The world in this novel was divided between two kinds of magic users: Privileged & Powder Mages. While the limitations of what Powder Mages could do and could not do were clearly described, the author left the Privileged’s extent of power in murky waters. That is why, whenever they pulled some new kind of crap, the reader would think it was within the magic-user’s reach. Of course, we find out later that there were other sorcerers who were much more powerful. They are supposed to be extinct but at least three of them make an appearance.
The gods have abandoned the world or so the people think. So far, I have met two of them! While the most powerful of them all appears just as the book is about to end, his brother, a minor god, does get some face time in the book. Mihali can create food from nothing and heals through his cooking. Here is what I imagine he would look like:
There is no dearth of epic fantasies that focus on the military and they manage to snare me at times, (the Bridgeburners in Malazan Books of the Fallen) while failing to do so at other times (Glen Cook’s Black Company). This one fell into the former category and I started to care about Olem, the Field Marshal’s personal bodyguard, and Adamat, a retired police inspector. However much I wanted Olem not to die, when he survived the last fight at the end of the book, I felt as if he was one of Dumas’ musketeers — unkillable!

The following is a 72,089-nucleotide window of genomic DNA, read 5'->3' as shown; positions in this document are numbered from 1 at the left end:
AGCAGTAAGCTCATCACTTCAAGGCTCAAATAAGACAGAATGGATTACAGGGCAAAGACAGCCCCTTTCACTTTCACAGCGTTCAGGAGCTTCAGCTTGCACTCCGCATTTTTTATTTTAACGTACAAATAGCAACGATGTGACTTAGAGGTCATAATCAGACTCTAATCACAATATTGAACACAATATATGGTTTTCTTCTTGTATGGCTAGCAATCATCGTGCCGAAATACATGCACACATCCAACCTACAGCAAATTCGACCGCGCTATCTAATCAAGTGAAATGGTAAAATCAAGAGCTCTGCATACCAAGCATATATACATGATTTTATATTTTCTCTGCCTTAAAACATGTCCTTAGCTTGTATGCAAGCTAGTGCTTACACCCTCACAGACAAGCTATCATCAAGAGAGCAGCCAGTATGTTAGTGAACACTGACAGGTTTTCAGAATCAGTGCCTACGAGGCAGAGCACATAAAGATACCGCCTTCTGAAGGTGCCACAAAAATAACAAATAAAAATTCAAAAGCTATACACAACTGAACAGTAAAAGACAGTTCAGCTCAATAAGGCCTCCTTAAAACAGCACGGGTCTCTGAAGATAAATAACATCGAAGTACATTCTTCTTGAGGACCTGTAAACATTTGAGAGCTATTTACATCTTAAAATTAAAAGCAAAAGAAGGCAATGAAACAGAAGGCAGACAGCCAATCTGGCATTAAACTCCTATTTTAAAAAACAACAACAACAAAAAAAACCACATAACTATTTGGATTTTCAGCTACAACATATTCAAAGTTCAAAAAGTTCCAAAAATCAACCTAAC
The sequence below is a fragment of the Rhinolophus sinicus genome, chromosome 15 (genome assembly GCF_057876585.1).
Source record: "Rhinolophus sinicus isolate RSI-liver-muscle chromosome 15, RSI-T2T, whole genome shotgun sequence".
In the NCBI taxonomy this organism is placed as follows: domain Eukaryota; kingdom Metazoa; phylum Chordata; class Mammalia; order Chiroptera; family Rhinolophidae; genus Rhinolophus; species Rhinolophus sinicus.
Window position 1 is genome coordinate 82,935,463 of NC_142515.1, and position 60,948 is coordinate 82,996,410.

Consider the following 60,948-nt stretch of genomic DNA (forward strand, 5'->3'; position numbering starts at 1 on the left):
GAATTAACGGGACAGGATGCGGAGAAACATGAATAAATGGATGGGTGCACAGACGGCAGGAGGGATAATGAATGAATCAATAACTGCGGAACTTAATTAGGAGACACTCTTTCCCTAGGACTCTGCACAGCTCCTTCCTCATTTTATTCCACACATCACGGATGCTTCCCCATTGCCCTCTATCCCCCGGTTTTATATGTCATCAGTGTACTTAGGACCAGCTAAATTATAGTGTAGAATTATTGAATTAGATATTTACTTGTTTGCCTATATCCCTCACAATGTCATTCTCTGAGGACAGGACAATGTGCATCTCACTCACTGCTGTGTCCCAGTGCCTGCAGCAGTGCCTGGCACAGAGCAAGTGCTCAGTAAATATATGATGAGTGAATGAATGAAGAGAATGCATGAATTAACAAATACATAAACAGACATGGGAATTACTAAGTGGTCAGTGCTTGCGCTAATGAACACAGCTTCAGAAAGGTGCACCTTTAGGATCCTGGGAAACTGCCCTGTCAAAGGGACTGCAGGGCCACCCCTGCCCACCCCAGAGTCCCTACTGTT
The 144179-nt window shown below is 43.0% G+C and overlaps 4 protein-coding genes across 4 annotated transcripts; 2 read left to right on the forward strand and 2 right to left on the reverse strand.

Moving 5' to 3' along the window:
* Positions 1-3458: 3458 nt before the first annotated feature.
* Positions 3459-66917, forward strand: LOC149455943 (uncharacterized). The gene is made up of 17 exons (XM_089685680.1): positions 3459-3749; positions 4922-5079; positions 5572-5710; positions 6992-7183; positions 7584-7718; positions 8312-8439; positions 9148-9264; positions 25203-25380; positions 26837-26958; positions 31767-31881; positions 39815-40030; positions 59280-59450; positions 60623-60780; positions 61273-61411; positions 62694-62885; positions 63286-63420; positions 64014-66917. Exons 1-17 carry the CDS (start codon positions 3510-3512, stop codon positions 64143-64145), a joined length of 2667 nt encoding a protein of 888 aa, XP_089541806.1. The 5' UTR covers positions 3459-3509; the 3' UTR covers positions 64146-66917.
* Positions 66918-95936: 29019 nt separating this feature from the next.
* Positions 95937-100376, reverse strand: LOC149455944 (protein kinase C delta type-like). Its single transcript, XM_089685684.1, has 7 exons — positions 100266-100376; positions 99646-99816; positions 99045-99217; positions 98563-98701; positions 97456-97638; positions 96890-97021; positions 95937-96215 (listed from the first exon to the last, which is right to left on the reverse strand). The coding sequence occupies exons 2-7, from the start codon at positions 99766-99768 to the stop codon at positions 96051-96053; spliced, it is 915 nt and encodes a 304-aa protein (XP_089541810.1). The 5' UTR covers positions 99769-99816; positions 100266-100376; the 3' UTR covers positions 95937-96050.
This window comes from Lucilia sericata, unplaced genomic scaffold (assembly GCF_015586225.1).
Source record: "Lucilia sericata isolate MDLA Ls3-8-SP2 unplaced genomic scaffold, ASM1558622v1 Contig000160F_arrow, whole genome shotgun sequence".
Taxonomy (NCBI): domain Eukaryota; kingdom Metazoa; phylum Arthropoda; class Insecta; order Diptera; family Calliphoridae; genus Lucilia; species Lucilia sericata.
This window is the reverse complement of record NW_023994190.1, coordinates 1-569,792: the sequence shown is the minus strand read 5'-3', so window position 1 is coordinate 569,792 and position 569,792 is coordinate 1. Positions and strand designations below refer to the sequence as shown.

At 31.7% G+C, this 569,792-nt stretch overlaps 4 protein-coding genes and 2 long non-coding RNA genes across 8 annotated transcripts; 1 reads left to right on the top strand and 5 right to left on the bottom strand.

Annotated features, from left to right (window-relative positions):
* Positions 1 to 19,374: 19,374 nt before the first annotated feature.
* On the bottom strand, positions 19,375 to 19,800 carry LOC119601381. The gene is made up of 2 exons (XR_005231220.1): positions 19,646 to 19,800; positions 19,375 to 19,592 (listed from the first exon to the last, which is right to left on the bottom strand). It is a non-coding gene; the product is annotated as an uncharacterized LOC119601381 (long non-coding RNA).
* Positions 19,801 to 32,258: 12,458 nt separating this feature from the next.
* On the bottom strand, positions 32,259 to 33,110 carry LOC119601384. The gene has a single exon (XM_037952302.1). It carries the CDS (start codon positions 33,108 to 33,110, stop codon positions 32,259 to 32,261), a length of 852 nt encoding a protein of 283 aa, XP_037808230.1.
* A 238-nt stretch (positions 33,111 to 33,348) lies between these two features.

There are plots within plots and everyone has their own game but this complexity comes nowhere near to what Erikson can embroil his readers in.
For me, reading about the adventure that the soldiers were on was a hoot. The humor that was interwoven within that adventure was a big plus! Here are some of my favorite dialogues: